- Arizona utility regulator Andy Tobin on Tuesday announced a proposal for utilities in his state to site 80% of their electricity from renewables and nuclear by 2050 and deploy 3,000 MW of energy storage by 2030, along with reforms to boost energy efficiency, electric vehicles and biomass.
- The proposed "Clean Peak Standard" in Tobin's Energy Modernization Plan would require utilities to deliver an increasing portion of their renewable energy during peak electricity demand hours, incentivizing storage deployment. A similar proposal was floated in 2016 by the state consumer advocate.
- The proposal would also alter utility planning processes to include more scenarios and integrate the goals of the Modernization Plan.
Arizona's power sector is at a crossroads. Its investor-owned utilities have already met the state's 15% renewable energy mandate and utility efficiency goals will sunset by 2020.
At the same time, the state's utilities are doubling down on natural gas. The integrated resource plan for Arizona Public Service, released last April, would see the company add 5.3 GW of gas generation by 2030, more than doubling its current capacity. Tucson Electric Power's plan includes nearly 360 MW of new gas by 2032, a 30% increase in gas capacity.
The Arizona Energy Modernization Plan aims to tackle all those issues at once, dramatically increasing the state's clean energy mandate, reforming it to reflect customer demand patterns, and setting up new programs for efficiency, biomass and electric vehicles.
Under the renewables mandate, labeled the "Clean Peak Standard," regulators would establish how much electricity from renewables each utility delivers during peak demand hours today. Utilities would then have to "incrementally increase that baseline figure 1.5% per year on average until 2030," according to Tobin's plan.
The Clean Peak element of the Modernization Plan was first proposed by the Residential Utility Consumer Office (RUCO), the state consumer advocate, in 2016. Commissioner Tobin quickly endorsed the idea and pushed forward with public hearings and workshops on the proposal before integrating it into his larger plan.
If approved, the plan would make Arizona "the first state to attempt to modernize its renewable portfolio standard to reflect the recent advances in energy technologies," Lon Huber, a consultant who worked to craft the original RUCO proposal, said. "What this plan is saying is we aren’t going to build our future on natural gas — the backbone of the system over the next 40 to 60 years will not be gas.”
In addition, utilities would also face a target to deploy 3,000 MW of energy storage by 2030, with yearly progress checks as a part of the clean energy mandate.
"In order to reduce curtailment and unlock the peak shaving and grid support capabilities of existing renewable resources," Tobin wrote, "priority should be given to exploring retrofits of existing renewable energy resources that currently lack energy storage solutions."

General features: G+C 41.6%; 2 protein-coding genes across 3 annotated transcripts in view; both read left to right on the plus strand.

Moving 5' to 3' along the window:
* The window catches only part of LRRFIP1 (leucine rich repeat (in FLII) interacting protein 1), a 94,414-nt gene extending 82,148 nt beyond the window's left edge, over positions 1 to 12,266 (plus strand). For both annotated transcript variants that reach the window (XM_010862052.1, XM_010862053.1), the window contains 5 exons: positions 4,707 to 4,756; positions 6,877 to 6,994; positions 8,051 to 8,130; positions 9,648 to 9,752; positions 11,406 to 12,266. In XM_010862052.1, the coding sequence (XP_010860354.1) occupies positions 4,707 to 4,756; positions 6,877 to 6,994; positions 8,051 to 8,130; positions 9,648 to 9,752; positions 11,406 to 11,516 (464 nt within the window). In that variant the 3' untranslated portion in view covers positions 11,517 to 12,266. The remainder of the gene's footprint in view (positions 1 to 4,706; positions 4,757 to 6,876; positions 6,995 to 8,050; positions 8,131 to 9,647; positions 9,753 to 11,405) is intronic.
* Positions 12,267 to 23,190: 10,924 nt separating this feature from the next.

Tobin's proposal would also direct utility regulators to devise a new efficiency program within 120 days to meet the goals of the clean energy standard. Details would be left up to the rulemaking proceeding, but energy efficiency gains would count toward the utility's renewable energy goals.
Additionally, the plan would direct utilities to propose EV charging programs for new and existing homes, commercial and industrial customers and on major freeways. It would also direct the procurement of 60 MW of biomass energy to aid in Arizona's efforts to thin forest underbrush, which worsens wildfires.
Finally, the Modernization Plan would direct regulators to begin reforming the utility IRP process in Arizona, pushing utilities to add more scenarios and targeted analysis for clean energy into their generation plans.
"The lack of clear energy policy in the State has resulted in each utility using their own strategies as the guiding principles in developing their IRP," Tobin wrote. "As such, the rules and regulations governing the IRP process shall be amended for the purpose of supporting and promoting the policies adopted herein."
The prospects for Tobin's proposal are unclear. In an emailed statement, APS officials said Tobin had "set forth a bold, challenging vision for Arizona’s energy future," but did not express outright support.
"We share his goal of continuing Arizona’s leadership in clean energy, battery storage, electric vehicles and other elements of a smart energy infrastructure," an APS spokesperson emailed. "Commissioner Tobin’s plan also recognizes the critical role emission-free nuclear energy plays in any serious plan for clean Arizona energy."
TEP declined to comment on the proposal, but officials at the utility have been critical about the Clean Peak concept in the past, with a former TEP executive saying last year it "solves a problem we don't have."
In a release, Tobin praised Commissioner Boyd Dunn for work they've done together on forests and biomass, but Dunn's office did not respond to a request for comment, nor did Commissioner Justin Olson.
Tobin's proposal indicates he will ask the full ACC to consider the proposal at its Feb. 6-7 meeting. ACC Chairman Tom Forese sets the agenda for the meeting, but his office also declined to comment.
Commissioner Robert Burns said by email he is open to Tobin's proposal, but will reserve judgment until he hears from stakeholders. Burns said he is specifically interested in how the Energy Modernization Plan will fit in with Tobin's recent efforts to prolong the life of the Navajo Generating Station, a 2,250 MW coal plant slated to retire in the early 2020s.
Tobin appealed to the Trump administration last May for financial support for the plant, but it is not mentioned in the Modernization Plan.
A previous version of this article incorrectly said the proposal would require 80% of clean energy by 2030. The article has also been updated to include a comment from APS.